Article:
The Options Public Charter School for at-risk youths is seen in D.C. (Marlon Correa/The Washington Post)

Each of the five people accused of helping divert taxpayer dollars from the District’s Options Public Charter School will remain defendants in the case, a D.C. Superior Court judge decided Wednesday.

Judge Craig Iscoe ruled that none of the five defendants met the legal standard to be dismissed, writing that “the District has sufficiently pleaded that Defendants may have participated in a plan to run Options contrary to its nonprofit purpose.”

Three former Options managers allegedly sent millions of dollars from the charter school to two for-profit companies they controlled as part of a self-dealing scheme, according to a civil lawsuit filed in October by the D.C. Office of the Attorney General. The managers were allegedly aided by two others: television news personality J.C. Hayward and former D.C. Public Charter School Board official Jeremy Williams.

The alleged scheme violated the District’s Nonprofit Corporation Act, according to the complaint.

In seeking to be released from the case, the defendants argued that the District’s complaint failed to allege specific wrongful acts. They also argued that the case is moot because the District already ousted the former Options managers and gained control over the assets of the two for-profit companies. Both the school and the two companies are now controlled by court-appointed receivers.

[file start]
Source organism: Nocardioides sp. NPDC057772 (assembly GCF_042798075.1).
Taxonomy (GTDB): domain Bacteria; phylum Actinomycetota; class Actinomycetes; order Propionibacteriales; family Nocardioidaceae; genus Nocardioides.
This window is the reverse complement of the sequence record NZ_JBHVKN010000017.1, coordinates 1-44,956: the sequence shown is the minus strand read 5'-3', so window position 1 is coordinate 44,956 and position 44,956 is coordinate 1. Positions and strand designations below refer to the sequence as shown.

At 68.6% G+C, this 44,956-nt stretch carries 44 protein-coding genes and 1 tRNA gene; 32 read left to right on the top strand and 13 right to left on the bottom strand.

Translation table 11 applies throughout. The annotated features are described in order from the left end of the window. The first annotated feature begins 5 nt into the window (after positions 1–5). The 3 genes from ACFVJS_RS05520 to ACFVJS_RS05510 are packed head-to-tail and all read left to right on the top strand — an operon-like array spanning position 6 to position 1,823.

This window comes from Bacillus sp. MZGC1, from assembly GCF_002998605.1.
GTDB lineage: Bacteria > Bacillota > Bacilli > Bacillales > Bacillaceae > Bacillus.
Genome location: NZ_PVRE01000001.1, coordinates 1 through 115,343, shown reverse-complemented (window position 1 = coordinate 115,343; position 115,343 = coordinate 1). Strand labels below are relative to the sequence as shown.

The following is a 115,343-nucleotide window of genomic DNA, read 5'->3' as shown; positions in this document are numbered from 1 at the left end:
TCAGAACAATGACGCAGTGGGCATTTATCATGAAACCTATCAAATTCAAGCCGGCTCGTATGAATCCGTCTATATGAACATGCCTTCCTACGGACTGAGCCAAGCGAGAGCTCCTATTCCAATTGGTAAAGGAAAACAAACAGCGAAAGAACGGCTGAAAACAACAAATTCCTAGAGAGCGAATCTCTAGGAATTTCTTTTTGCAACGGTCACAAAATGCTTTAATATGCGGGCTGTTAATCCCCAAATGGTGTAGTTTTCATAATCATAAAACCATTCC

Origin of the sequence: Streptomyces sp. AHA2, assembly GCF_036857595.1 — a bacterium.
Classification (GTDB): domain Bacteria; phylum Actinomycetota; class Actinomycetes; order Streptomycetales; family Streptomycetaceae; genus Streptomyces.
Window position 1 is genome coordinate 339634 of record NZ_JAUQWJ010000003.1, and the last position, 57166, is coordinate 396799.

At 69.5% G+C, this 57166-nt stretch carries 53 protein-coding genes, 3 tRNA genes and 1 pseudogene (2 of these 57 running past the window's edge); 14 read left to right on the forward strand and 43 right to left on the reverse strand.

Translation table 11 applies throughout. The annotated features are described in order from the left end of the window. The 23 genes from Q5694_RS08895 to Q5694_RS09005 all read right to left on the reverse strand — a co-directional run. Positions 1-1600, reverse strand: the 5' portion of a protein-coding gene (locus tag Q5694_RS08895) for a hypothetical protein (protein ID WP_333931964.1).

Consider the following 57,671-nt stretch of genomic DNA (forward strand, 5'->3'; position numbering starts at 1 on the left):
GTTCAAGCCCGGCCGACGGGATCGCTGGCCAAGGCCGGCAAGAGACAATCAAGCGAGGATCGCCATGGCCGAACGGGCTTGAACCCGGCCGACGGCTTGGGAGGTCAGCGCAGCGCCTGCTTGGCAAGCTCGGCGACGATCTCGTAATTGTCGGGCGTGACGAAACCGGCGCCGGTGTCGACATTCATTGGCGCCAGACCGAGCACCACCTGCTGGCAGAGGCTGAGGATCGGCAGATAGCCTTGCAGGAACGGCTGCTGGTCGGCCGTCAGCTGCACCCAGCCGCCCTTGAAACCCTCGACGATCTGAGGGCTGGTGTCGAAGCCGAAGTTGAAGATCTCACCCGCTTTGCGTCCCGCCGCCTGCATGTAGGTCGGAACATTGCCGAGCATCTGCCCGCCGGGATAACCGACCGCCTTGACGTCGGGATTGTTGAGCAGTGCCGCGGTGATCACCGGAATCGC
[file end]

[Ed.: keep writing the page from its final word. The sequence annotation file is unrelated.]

Iscoe was required to treat the suit’s claims as true in deciding whether to release the defendants. He ruled that the complaint plausibly argues that a self-dealing scheme might have occurred and that the case is not moot because the District is seeking to recover money from the three former Options managers. The government also wants a permanent order barring Hayward and Williams from having any future relationship with Options.

A. Scott Bolden, an attorney for David Cranford, Options’ former clinical director, said the government’s complaint fails to describe “what was illegal, unlawful or inappropriate” about Cranford’s earnings. In the end, he added, he fully expects “Dr. Cranford to be found not liable for any of these claims pending against him.”

Hayward, who has been on leave from her job as an anchor at WUSA (Channel 9) since Oct. 1, allegedly signed key contracts on behalf of Options as the school’s board chairwoman. Iscoe called the claims against her “substantially less detailed” than those against the other four.

Jeffrey S. Jacobovitz, Hayward’s attorney, said his client was not aware of and did not profit from any alleged scheme. “The judge’s decision certainly does not constitute a final finding of wrongdoing by the defendants, only that the District may move forward with the case,” he said.

Now Iscoe must decide whether to accept an amended complaint from the District, which includes far more detailed allegations about how Options money was diverted into individual defendants’ pockets.

A spokesman for the D.C. Office of the Attorney General said in a statement that the office was pleased with Wednesday’s ruling and is “prepared to prove significant misconduct beyond that set forth in our original complaint.”